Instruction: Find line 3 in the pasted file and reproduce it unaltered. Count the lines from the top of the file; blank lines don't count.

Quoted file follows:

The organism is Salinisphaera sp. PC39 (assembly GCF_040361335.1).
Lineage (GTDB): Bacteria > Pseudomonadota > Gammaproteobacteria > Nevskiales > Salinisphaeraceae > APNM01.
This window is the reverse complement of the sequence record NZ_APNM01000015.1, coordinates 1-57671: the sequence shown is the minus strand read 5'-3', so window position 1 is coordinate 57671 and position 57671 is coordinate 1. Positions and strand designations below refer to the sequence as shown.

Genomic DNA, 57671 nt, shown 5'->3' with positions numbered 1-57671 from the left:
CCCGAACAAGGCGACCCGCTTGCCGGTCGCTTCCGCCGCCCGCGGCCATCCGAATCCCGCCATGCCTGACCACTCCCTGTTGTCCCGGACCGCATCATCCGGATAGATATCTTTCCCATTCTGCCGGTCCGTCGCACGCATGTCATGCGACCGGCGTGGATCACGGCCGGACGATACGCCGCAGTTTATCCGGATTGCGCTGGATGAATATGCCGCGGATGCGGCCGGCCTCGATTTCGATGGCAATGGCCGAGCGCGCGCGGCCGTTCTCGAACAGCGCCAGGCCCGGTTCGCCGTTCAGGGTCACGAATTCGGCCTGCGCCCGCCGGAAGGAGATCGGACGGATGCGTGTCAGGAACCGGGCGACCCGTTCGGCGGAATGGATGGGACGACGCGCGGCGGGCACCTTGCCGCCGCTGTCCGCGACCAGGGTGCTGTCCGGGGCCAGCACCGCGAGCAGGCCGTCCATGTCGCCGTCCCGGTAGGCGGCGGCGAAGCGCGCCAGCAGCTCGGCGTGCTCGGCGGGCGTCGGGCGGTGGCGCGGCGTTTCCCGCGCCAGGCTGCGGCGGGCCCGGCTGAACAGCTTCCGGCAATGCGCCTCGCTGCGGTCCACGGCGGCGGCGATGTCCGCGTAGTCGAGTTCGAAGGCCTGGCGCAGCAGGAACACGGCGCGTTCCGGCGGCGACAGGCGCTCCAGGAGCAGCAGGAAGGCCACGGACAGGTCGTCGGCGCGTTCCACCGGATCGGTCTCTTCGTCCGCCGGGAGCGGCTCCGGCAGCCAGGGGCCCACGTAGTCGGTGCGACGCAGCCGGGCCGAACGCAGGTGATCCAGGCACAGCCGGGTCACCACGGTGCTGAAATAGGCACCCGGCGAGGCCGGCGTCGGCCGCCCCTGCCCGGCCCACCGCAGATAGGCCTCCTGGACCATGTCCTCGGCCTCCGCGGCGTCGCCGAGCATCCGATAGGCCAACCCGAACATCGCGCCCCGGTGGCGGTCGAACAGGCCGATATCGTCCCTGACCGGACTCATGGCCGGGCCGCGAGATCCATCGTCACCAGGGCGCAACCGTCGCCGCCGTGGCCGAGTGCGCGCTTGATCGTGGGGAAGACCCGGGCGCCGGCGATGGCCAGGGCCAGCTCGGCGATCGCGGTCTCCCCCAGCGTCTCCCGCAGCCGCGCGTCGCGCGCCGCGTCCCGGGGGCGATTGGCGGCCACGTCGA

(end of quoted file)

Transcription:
This window is the reverse complement of the sequence record NZ_APNM01000015.1, coordinates 1-57671: the sequence shown is the minus strand read 5'-3', so window position 1 is coordinate 57671 and position 57671 is coordinate 1. Positions and strand designations below refer to the sequence as shown.